NSW Government and Churches to apologise to abuse victims
Church groups and the New South Wales Government have said sorry to the thousands of orphans and foster children abused while they were in the state's care.
Hundreds attended a service in Sydney's botanical gardens where New South Wales Premier Nathan Rees delivered a formal apology to the estimated 200,000 people who grew up in state care, many of whom were sexually abused and lived lives of hardship.
"I'm sorry for any hurt and distress you suffered in the care of the state, this should never have happened," Mr Rees said.
The Bishop of South Sydney, Reverend Robert Forsyth, read an apology at the service on behalf of organisations like Anglicare, Catholic Care and the Salvation Army.
"For the children and young people who were neglected mistreated and abused, we are sorry," he said.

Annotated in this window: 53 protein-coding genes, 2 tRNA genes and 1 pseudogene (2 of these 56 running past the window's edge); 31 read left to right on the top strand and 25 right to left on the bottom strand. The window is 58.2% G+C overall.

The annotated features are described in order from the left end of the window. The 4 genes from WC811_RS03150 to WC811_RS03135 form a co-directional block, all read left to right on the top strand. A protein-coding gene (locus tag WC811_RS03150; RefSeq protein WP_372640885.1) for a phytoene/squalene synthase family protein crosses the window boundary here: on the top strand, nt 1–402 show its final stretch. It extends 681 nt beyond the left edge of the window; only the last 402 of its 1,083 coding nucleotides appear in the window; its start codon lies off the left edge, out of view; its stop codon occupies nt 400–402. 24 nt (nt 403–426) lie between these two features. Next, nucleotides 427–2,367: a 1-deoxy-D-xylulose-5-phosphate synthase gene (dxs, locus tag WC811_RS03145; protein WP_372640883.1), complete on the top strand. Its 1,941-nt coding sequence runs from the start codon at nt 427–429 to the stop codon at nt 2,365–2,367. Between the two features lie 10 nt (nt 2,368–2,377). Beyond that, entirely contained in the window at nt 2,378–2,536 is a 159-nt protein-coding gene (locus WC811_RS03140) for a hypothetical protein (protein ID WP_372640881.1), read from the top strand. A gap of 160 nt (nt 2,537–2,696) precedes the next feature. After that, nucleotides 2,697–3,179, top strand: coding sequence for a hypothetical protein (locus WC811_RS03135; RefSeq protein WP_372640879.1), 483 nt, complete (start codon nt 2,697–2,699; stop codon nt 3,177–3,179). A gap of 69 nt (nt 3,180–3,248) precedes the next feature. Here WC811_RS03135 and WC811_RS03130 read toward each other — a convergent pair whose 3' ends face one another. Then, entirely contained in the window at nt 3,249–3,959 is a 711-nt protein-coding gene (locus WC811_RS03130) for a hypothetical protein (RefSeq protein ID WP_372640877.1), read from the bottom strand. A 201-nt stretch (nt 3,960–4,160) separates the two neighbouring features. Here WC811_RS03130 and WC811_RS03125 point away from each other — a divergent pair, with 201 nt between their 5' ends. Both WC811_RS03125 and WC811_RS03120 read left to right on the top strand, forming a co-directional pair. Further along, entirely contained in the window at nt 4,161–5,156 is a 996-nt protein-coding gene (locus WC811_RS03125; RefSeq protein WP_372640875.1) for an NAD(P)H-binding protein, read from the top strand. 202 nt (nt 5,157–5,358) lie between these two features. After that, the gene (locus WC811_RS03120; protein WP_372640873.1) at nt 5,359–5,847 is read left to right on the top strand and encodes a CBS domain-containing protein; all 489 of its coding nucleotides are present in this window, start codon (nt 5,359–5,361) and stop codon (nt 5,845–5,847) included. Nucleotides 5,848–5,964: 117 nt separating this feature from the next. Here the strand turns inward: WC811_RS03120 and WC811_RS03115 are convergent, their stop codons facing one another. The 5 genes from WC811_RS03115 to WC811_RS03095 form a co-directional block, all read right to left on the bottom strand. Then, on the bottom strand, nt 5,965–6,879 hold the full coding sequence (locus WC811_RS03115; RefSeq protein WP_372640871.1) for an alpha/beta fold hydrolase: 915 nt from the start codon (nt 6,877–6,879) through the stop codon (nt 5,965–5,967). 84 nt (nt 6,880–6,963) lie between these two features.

"For the families who entrusted their children to us and whose expectations were not met, we are sorry."
Janet Ball says she has asked Mr Rees to look into compensation after losing her attempt in the courts.
"I was kicked I was bashed, I was locked up in solitary confinement," she said.
Peter Woodhouse says he drove all the way from Brisbane to be at the service.
"Well its taken 59 years for me, for them to say sorry, that's what it means to me," he said.
NSW Community Services Minister, Linda Burney, says a $9 million funding boost will help people access personal information and dedicated counselling.
"Part of the apology is the recognition that this was a pretty unpleasant experience for many people - it's part of our history," she said.
"There'll also be a lot of work done around providing case work for people that really have struggled with their experience."
The Federal Government has welcomed the New South Wales apology and is set to deliver its own by the end of the year.